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doi: 10.1097/ACM.0b013e3180674484
Research Issues

A Case Study of Research Ethics Capacity Development in Africa

Hyder, Adnan A. MD, MPH, PhD; Harrison, Rachel A.; Kass, Nancy ScD; Maman, Suzanne MHS, PhD

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Author Information

Dr. Hyder is associate professor, Department of International Health and Berman Institute of Bioethics, Johns Hopkins Bloomberg School of Public Health, Baltimore, Maryland.

Ms. Harrison is a medical student, UMDNJ–Robert Wood Johnson Medical School, Piscataway, New Jersey.

Dr. Kass is professor, Department of Health Policy and Management and Berman Institute of Bioethics, Johns Hopkins Bloomberg School of Public Health, Baltimore, Maryland.

Dr. Maman is assistant professor, Department of International Health, University of North Carolina, Chapel Hill, North Carolina.

Correspondence should be addressed to Dr. Hyder, Department of International Health, Johns Hopkins Bloomberg School of Public Health, 615 N. Wolfe Street, Suite E-8132, Baltimore, MD 21205; telephone: (410) 955-3928; fax: (410) 614-1419; e-mail: (ahyder@jhsph.edu).

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Abstract

Debates about cross-cultural research have sparked growing interest in international research ethics and have initiated collaborative efforts addressing international ethical concerns. This is a case study describing the attempt of the Johns Hopkins Fogarty African Research Ethics Training Program (JHF), recipient of a National Institutes of Health Fogarty International Center (FIC) award, to strengthen research ethics capacity in Africa. The aim of this article is to identify critical elements of an effective research ethics capacity development process through a case study of this particular training program. More specifically, this article describes the JHF program in detail, assesses its outputs during four years, and analyzes its implications of the current model for further growth of this and similar FIC programs.

This article assesses the JHF program using materials produced in the first four years of its existence (2001–2004): curriculum materials; application records; informal progress notes and evaluations; transcripts from the trainees' coursework; resumes; and formal progress reports submitted by trainees. The framework used to assess the program is a systems approach, which explores inputs, processes, outputs, and outcomes of the program.

The nature and types of inputs changed over time as experience was gained in the program and a continuous improvement in specific processes was implemented. The JHF program has been successful in providing research ethics education and motivating trainees to contribute in the field of research ethics in their countries. How this translates to changes in research ethics in Africa remains to be seen.

In the past few years, ethical debates about cross-cultural research have appeared frequently in the literature.1–3 In turn, these debates have sparked a growing interest in international research ethics and have inspired collaborative efforts in addressing international ethical concerns. Many were predominantly concerned about the growing amount of research that is being sponsored by wealthy countries and conducted in resource-poor countries.4 Some of the concerns raised focused on potential exploitation of research participants or poor countries, whereas others focused on appropriate standards of care and participants' posttrial access to interventions.1,5–7 These and related challenges in international research ethics demand a complex set of responses, including responses from the host countries themselves. To that end, various deliberations and reports on international research ethics in the last decade have consistently advocated the development of local research-ethics expertise in low-middle-income countries.8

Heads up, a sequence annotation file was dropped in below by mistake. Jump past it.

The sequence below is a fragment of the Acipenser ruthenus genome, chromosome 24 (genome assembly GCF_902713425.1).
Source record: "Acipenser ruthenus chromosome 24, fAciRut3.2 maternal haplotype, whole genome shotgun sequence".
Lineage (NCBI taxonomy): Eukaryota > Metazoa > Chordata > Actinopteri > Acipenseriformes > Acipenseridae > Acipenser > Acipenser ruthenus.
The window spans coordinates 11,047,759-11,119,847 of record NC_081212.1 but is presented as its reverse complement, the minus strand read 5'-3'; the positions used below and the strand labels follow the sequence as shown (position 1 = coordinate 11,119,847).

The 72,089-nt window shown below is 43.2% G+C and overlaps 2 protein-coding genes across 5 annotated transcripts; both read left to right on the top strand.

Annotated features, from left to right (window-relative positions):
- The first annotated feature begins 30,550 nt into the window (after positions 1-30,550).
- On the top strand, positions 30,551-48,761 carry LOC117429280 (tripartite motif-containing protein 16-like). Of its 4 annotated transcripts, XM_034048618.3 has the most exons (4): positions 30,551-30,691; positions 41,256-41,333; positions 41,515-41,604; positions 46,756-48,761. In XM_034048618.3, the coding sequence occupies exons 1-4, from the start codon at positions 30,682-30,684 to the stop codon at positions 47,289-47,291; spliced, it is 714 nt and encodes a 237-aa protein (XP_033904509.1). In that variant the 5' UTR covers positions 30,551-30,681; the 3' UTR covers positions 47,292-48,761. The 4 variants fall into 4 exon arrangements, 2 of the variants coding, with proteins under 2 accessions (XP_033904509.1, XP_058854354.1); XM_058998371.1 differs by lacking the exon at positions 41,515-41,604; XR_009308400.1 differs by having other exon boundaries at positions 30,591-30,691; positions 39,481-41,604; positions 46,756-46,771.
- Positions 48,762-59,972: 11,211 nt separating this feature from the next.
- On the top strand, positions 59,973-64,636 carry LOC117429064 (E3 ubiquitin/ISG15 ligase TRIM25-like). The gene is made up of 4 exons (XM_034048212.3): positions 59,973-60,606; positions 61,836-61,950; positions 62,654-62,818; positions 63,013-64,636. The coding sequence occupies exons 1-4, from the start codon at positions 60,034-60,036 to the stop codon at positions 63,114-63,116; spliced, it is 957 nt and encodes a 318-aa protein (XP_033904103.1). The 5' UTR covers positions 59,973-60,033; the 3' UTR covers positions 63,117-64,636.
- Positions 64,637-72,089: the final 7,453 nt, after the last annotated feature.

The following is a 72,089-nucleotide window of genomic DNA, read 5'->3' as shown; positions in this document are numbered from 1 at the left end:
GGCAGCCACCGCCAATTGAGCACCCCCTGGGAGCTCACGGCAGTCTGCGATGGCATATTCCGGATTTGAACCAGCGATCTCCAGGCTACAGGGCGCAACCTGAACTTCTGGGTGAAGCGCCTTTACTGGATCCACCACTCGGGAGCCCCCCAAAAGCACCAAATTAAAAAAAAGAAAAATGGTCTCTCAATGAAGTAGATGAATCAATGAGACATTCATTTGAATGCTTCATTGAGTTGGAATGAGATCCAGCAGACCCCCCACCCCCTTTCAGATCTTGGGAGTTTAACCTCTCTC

Controversies in collaborative research may be particularly acute in Africa—a resource-poor, very-low-income, developing region, and one further devastated by the enormity of the HIV/AIDS epidemic.9,10 Indeed, clinical trials related to HIV have precipitated ethics debates throughout the international medical community; yet the debates could be more effectively addressed if there were an increased information exchange about these issues between the developed and developing countries.11 Research systems that are already in place in Africa have been described as “doing things for or to the poor, [but policies should] start strengthening the capacities of the poor to do things themselves.”12 Lack of education in ethics, lack of resources, lack of trained personnel, and attempts to borrow principles of ethical review from developed countries are some of the challenges faced by national health research systems in Africa. These deficiencies are compounded by “brain drain” (the migration of African professionals to the developed world), representing a net intellectual loss to the region.13